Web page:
When the pro-Europe protests started in Ukraine in November 2013, tensions escalated in Donetsk and Luhansk. In the midst of the fighting, armed groups kidnapped and detained people. Including psychologist Hanna Mokrousova.
Released weeks later, Mokrousova fled to Kyiv. She noticed how many people had been subjected to methods of torture to intimidate and extract confessions. A 2014 UN human rights monitoring report on Ukraine stated that abuses by armed groups included torture, arbitrary and incommunicado detention, summary executions, forced labour, and sexual violence.
“There was a real avalanche of calls from friends, relatives and loved ones of people who were detained or went missing. Nobody knew what to do and everyone, for inexplicable reasons, was calling me,” Mokrousova said. “I had to do something. Whatever I could.”
Using funds and assistance from the UN Human Rights Monitoring Mission in Ukraine (HRMMU) and the United Nations Voluntary Fund for the Victims of Torture, Mokrousova founded Blakytniy Ptakh (Blue Bird), to provide victims of torture and their families with humanitarian, medical, psychological and legal assistance.
“I had no experience in project management and, frankly, knew nothing about human rights,” Mokrousova said. “UN human rights officers were my mentors and became my friends.”
Saving and supporting hostages
From the onset of the armed conflict in that region in 2014, the HRMMU has been interviewing victims of arbitrary detention, torture and ill-treatment from both sides and has referred victims and families to Blue Bird. Over the last five years, at least 3,000 people have received support from Blue Bird.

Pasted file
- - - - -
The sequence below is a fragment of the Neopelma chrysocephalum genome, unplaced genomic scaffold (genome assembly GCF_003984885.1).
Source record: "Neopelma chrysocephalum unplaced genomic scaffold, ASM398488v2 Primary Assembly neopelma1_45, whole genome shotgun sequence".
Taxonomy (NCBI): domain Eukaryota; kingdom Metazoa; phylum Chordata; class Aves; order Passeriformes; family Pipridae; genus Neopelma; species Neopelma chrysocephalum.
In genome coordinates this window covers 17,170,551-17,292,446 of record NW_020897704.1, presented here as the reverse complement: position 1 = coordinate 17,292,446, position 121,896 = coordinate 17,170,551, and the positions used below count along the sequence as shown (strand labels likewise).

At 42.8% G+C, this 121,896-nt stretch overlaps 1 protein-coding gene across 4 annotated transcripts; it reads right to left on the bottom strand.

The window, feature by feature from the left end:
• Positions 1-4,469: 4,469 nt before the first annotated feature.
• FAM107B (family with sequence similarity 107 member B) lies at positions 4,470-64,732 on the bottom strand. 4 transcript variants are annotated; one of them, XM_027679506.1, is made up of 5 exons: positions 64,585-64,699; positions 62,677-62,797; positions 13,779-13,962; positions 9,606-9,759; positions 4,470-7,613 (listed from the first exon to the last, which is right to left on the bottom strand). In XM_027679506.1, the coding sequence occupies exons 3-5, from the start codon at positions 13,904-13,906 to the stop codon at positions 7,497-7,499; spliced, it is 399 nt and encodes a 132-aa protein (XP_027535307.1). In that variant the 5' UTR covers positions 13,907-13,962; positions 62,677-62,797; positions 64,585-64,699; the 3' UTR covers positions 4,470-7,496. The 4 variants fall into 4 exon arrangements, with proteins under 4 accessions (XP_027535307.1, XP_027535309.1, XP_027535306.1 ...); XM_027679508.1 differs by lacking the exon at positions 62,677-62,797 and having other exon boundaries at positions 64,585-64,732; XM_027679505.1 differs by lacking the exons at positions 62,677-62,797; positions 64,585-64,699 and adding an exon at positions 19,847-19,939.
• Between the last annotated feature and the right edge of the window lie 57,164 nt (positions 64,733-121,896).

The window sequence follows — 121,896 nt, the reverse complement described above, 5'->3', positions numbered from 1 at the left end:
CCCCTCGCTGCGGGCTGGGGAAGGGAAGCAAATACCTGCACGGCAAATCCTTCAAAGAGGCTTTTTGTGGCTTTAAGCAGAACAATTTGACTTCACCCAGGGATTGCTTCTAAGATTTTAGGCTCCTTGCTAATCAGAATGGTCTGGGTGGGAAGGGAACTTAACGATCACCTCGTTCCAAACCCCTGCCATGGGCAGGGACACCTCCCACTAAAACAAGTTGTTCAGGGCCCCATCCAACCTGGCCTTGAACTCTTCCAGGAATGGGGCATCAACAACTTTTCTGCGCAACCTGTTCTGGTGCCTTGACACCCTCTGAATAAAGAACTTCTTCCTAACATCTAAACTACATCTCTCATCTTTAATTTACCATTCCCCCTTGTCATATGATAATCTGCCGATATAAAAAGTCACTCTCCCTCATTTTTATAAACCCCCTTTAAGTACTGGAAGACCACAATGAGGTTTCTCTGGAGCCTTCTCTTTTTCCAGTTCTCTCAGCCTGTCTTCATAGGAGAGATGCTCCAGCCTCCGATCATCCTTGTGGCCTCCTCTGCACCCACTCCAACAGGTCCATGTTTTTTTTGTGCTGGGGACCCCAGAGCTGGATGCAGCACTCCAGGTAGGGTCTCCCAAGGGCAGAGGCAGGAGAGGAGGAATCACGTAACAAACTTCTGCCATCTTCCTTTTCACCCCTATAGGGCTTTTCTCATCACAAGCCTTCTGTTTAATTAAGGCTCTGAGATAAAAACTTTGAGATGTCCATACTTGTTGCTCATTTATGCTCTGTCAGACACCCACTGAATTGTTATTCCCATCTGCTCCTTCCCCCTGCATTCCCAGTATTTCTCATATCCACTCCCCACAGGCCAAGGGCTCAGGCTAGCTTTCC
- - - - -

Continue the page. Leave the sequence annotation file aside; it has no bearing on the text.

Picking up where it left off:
At the end of 2019, the Ukrainian government and the areas controlled by armed groups carried out an exchange and mass release of hostages. Seventy-six of the hostages were identified and added to the exchange list due to Blue Bird’s efforts. The Blue Bird team was their first emergency contact and supported them during and after their imprisonment.
When the Russian military attacked Ukraine in 2022, Blue Bird became one of the key NGOs on the ground. It has received hundreds of calls from families of hostages taken by armed groups. In 2022, the Spokesperson for the UN High Commissioner for Human Rights said that they believe that those detained are at risk of torture or other ill-treatment. Blue Bird intervenes by establishing contact between army officials and families when possible, gathering medication and food for the hostages, and offering psychological help and rehabilitation assistance after their release.
It can take weeks, months or years for a hostage to be released and reunited with his or her family. Blue Bird remains a source of support throughout.
“It is very important that people are not alone with their grief. We help them to deal with hopelessness and not to feel abandoned, not to give up and continue to fight for the release of a loved one,” Mokrousova said.
Blue Bird received its first grant from the United Nations Voluntary Fund for Victims of Torture in 2018.
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